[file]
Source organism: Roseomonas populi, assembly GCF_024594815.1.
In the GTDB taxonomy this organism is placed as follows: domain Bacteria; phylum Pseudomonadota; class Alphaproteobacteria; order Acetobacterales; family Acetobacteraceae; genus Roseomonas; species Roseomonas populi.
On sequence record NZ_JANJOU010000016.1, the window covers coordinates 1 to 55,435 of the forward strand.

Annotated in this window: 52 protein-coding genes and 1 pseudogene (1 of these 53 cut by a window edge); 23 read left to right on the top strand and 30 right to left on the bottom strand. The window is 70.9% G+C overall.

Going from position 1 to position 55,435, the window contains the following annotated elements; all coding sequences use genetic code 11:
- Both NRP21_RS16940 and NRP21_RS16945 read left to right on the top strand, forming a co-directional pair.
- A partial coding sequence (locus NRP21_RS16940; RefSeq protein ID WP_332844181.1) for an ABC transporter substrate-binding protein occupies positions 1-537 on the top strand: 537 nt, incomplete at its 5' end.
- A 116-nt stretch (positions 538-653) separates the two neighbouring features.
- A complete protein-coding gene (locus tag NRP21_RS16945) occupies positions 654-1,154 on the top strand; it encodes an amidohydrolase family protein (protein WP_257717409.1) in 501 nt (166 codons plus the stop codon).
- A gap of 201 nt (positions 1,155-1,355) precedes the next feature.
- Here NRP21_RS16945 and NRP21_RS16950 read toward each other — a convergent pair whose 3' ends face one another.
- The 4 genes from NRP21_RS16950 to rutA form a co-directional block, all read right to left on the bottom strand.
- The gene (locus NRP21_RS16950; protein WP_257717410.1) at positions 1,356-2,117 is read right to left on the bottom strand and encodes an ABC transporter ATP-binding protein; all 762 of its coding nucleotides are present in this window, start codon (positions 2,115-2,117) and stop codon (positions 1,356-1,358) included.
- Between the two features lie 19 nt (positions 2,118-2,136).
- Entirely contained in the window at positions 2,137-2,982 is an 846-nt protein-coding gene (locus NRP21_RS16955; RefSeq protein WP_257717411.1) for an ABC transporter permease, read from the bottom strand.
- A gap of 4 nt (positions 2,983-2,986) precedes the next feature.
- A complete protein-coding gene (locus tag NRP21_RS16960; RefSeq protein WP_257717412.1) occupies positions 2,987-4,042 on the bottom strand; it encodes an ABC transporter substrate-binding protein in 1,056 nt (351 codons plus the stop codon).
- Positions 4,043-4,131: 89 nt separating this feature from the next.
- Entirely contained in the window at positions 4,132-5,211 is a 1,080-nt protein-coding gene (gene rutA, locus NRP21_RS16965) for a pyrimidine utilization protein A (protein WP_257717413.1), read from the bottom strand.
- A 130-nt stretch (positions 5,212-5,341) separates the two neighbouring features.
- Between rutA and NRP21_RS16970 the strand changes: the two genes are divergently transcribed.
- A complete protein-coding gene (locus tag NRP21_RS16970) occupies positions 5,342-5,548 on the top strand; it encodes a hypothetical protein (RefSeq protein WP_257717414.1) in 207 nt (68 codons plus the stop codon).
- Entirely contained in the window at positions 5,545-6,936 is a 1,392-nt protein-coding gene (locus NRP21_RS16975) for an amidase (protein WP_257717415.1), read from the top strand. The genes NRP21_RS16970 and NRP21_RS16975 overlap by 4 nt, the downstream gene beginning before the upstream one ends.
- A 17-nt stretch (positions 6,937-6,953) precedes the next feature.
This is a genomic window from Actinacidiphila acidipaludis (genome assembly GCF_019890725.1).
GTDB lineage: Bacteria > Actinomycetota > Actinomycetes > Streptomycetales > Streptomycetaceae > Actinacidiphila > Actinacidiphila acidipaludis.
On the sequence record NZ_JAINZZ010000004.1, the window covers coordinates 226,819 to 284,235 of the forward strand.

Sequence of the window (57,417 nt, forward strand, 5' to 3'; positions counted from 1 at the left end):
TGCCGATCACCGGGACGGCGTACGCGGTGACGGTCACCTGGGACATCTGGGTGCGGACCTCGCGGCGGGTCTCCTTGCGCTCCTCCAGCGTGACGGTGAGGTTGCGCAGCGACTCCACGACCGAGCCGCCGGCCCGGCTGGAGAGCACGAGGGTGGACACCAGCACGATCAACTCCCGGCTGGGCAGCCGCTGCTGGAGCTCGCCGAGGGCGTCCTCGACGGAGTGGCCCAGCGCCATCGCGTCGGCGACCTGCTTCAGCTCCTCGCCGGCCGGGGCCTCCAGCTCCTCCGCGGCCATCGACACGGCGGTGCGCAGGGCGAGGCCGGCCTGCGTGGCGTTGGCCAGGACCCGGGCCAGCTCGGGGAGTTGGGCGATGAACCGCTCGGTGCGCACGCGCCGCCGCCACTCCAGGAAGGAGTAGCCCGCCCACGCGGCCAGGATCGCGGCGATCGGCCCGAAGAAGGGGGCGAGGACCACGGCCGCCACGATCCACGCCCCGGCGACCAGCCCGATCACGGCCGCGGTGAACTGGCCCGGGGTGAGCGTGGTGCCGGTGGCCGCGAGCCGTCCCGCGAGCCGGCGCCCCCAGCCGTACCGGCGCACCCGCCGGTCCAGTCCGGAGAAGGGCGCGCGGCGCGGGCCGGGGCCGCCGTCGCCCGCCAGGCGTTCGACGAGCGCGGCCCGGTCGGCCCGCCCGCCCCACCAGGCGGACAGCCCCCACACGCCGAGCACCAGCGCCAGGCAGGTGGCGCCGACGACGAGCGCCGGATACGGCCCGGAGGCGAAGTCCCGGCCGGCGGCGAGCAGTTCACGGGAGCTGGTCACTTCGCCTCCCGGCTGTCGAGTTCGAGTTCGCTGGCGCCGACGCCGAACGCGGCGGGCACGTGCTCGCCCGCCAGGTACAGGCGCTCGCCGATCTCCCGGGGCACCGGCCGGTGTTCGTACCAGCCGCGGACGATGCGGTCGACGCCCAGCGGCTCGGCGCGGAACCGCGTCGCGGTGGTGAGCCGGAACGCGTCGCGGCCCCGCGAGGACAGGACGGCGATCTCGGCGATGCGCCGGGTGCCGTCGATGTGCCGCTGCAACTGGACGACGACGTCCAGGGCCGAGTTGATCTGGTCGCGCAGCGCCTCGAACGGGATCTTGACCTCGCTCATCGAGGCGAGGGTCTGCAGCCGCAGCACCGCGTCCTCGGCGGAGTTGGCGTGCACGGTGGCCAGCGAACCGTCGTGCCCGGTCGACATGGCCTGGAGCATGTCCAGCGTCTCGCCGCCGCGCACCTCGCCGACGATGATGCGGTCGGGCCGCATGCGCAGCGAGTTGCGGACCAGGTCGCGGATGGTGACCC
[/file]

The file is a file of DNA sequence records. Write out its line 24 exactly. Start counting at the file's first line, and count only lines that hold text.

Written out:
- A 17-nt stretch (positions 6,937-6,953) precedes the next feature.